It's been 100 years since the first bell rang and Coquitlam firefighters scrambled to save the lives and property of their neighbours.
To mark the auspicious centenary, Coquitlam Fire and Rescue is hosting an event at Spirit Square Sunday. Veterans of the department and the public are invited to look back on the last 100 years and see what today's crews are capable of.
Emeri Pare Sr. was appointed chief of both the police and fire department in 1912, according to the book Coquitlam: 100 Years. The two services also shared a single horse and were run out of Pare's home. There are no logs kept from the fire department's early days, but a few aural histories survive.
"I remember granddad once telling me about a phone call he got in the middle of the night in 1914 or so -," wrote Pare's grandson Antonio in Coquitlam: 100 years.
"The Coquitlam River was flooding and a house located not far from the Boys' Industrial School on Pitt River Road at Essondale was surrounded by water, its occupants trapped. Granddad arrived on his horse and rescued the family."
In the early days, volunteers were called by ringing the bell in the church spire. The horse-drawn fire wagon was equipped with only buckets and ladders.
By June 1953, Chief Sam Langis and his crew of 15 had 16,000 residents to protect using one truck they mostly built themselves. Still, they boasted they were able to save $135,000 worth of property from destruction that year.
It was around that time Coquitlam council first considered switching from a volunteer force to a professional department. When the council of the day first looked to hire full-time firefighters, they opted to ignore their experienced volunteers and sought educated firefighters with the "IQ of a Philadelphia lawyer," Langis recalled in Coquitlam: 100 Years.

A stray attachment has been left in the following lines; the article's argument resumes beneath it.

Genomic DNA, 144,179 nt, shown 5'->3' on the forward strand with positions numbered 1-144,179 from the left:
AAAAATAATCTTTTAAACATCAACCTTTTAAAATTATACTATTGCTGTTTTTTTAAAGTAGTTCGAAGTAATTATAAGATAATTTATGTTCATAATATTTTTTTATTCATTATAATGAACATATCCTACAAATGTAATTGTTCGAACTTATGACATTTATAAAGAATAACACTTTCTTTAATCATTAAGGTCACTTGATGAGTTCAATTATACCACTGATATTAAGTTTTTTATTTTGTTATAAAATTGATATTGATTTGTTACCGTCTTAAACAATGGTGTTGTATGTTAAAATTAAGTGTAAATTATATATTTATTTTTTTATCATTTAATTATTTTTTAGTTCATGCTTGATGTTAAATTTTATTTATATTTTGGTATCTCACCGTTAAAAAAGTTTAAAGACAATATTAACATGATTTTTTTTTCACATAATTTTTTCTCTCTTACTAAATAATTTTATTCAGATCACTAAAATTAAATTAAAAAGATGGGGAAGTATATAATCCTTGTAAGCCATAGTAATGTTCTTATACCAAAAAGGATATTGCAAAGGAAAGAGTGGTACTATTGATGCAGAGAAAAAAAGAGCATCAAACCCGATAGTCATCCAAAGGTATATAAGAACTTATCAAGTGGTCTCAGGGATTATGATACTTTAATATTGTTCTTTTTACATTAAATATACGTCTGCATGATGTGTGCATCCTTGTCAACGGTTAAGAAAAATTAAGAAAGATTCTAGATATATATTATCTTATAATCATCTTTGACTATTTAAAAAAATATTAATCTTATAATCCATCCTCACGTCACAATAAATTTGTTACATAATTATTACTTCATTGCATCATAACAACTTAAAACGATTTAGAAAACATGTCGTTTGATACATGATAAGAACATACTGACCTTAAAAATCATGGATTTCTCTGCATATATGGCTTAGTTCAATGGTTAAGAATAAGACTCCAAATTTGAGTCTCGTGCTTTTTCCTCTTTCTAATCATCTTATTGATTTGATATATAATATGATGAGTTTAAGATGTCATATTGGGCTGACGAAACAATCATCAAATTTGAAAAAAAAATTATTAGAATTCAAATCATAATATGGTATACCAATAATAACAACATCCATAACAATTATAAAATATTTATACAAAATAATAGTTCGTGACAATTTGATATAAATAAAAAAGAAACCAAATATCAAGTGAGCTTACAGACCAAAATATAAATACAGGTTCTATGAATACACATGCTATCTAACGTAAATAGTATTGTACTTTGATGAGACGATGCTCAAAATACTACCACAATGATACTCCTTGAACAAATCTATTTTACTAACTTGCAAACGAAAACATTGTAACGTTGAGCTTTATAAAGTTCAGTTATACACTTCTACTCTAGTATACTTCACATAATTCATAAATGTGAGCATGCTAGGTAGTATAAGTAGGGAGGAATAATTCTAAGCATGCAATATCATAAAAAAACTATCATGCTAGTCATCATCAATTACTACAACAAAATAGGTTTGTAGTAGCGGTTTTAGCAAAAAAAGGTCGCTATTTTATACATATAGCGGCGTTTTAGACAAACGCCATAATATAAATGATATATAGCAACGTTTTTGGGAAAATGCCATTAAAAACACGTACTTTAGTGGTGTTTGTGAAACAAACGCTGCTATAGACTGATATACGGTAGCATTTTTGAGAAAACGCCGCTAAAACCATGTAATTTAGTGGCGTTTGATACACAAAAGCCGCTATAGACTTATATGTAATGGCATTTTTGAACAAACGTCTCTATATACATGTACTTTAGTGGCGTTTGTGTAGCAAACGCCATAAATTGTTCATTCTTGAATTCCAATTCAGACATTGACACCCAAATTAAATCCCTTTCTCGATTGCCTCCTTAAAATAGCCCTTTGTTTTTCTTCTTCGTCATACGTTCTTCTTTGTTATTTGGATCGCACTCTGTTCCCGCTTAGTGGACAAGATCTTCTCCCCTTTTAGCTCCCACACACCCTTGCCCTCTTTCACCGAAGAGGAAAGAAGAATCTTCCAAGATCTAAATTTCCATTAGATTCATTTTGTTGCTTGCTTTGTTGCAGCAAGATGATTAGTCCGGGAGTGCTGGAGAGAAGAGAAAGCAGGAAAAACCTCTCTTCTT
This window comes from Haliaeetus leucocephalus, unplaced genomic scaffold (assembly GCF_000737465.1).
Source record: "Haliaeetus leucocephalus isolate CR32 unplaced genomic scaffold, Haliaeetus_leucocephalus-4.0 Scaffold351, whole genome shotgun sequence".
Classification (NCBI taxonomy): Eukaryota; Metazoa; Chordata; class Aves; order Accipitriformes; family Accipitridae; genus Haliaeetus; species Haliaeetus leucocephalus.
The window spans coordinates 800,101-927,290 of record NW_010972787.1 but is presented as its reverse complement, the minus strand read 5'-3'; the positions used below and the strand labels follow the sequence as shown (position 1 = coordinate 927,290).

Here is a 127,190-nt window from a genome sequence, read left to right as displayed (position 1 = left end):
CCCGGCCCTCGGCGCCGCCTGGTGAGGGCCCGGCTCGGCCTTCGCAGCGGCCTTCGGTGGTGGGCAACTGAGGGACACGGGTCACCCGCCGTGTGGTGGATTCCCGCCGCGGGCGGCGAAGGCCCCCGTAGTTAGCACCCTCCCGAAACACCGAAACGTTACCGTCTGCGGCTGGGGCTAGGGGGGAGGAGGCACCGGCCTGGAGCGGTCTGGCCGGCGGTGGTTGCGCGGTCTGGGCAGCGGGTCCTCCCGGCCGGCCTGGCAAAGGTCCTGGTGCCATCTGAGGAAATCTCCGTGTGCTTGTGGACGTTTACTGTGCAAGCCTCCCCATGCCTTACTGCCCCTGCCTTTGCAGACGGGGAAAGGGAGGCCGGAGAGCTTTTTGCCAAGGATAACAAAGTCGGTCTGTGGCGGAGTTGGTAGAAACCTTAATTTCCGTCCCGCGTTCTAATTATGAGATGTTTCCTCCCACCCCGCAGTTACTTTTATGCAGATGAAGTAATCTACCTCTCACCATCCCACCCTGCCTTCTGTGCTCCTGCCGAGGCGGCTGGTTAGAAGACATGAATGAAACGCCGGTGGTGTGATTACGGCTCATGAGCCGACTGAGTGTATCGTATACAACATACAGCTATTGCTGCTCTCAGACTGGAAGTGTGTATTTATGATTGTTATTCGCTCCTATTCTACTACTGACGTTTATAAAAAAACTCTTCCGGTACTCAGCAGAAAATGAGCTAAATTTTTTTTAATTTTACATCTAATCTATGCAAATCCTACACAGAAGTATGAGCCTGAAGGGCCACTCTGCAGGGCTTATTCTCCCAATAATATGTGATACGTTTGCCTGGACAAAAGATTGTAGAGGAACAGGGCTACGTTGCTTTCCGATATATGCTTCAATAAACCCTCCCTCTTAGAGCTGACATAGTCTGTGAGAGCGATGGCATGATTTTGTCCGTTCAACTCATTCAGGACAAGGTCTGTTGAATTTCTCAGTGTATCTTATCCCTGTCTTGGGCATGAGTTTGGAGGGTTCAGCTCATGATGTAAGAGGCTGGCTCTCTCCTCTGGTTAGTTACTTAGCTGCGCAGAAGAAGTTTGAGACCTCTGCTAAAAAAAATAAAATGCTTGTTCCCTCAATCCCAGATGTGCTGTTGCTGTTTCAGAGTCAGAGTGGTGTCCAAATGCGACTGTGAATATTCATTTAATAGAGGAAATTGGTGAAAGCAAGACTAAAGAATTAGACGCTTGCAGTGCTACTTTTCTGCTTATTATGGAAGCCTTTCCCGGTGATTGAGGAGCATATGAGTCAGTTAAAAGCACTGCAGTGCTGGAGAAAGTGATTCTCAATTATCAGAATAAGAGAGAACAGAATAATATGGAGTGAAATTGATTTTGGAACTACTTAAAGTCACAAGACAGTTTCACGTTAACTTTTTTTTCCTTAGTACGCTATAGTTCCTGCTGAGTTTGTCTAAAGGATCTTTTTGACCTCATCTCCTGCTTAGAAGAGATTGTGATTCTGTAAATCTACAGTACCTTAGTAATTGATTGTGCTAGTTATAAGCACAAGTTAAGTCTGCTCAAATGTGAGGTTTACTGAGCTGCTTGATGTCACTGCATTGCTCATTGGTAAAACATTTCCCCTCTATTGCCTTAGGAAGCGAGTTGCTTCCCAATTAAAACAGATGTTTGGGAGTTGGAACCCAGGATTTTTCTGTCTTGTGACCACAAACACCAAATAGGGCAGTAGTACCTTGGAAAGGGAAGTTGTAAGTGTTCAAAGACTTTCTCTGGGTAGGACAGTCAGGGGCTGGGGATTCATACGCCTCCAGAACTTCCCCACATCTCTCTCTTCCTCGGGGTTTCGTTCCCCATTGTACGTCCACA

"Well, gosh, it takes guts to fight a fire, not brains and eventually, council decided to hire some of the volunteers, but only after they had taken an IQ test."
While guts and hoses may have cut it in Langis' day, things have changed, says Chief Tony Delmonico, particularly the types of situations firefighters are called to and the technology they have to deal with them.
Where it used to be mostly fires, Coquitlam Fire & Rescue is now called on for floods, medical emergencies, hazardous materials situations, high angle and water rescues and essentially everything else where there is risk, Delmonico said.
Luckily, the city has provided the department with some of the best equipment and training available in all of North America, he added.
While technology has helped protect the health and safety of firefighters, the risk associated with the job has kept pace, said assistant chief Scott MacKenzie.
"Back in the days, they were fighting wood fires. Now our personal protective equipment is safer but we're fighting more dangerous fires - chemicals and that kind of stuff," he said.
As for the next 100 years, Delmonico said they will probably look like the last 100: constant evolution to meet residents' needs.
"Our city today is in excess of 130,000 people and we've got 35 highrises and we've got 20 to 30 more coming in a number of years," he said. "We have to adapt to that as a fire service."
. Sunday's celebrations run from noon till 4 p.m. at Spirit Square (next to City Hall at 3000 Guildford Way) and will feature a ceremonial presentation from the Coquitlam Fire & Rescue honour guard, the Vancouver Fire and Rescue Service Band, interactive history displays, a barbecue and demonstrations of vehicle extractions and high angle rescues.